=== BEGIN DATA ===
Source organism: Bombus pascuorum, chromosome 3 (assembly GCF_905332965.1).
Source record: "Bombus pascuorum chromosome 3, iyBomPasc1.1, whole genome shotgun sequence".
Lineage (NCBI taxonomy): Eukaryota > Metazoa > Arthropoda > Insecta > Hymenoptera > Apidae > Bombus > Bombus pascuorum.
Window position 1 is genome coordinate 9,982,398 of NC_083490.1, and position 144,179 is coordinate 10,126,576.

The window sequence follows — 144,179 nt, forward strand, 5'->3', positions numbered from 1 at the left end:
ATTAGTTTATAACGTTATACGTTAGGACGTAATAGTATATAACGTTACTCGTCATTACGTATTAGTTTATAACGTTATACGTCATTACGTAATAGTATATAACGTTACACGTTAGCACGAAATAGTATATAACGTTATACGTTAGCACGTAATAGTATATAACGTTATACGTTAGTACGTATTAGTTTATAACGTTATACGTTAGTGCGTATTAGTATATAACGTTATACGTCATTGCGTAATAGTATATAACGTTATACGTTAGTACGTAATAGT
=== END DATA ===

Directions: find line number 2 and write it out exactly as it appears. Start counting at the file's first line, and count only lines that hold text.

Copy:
Source record: "Bombus pascuorum chromosome 3, iyBomPasc1.1, whole genome shotgun sequence".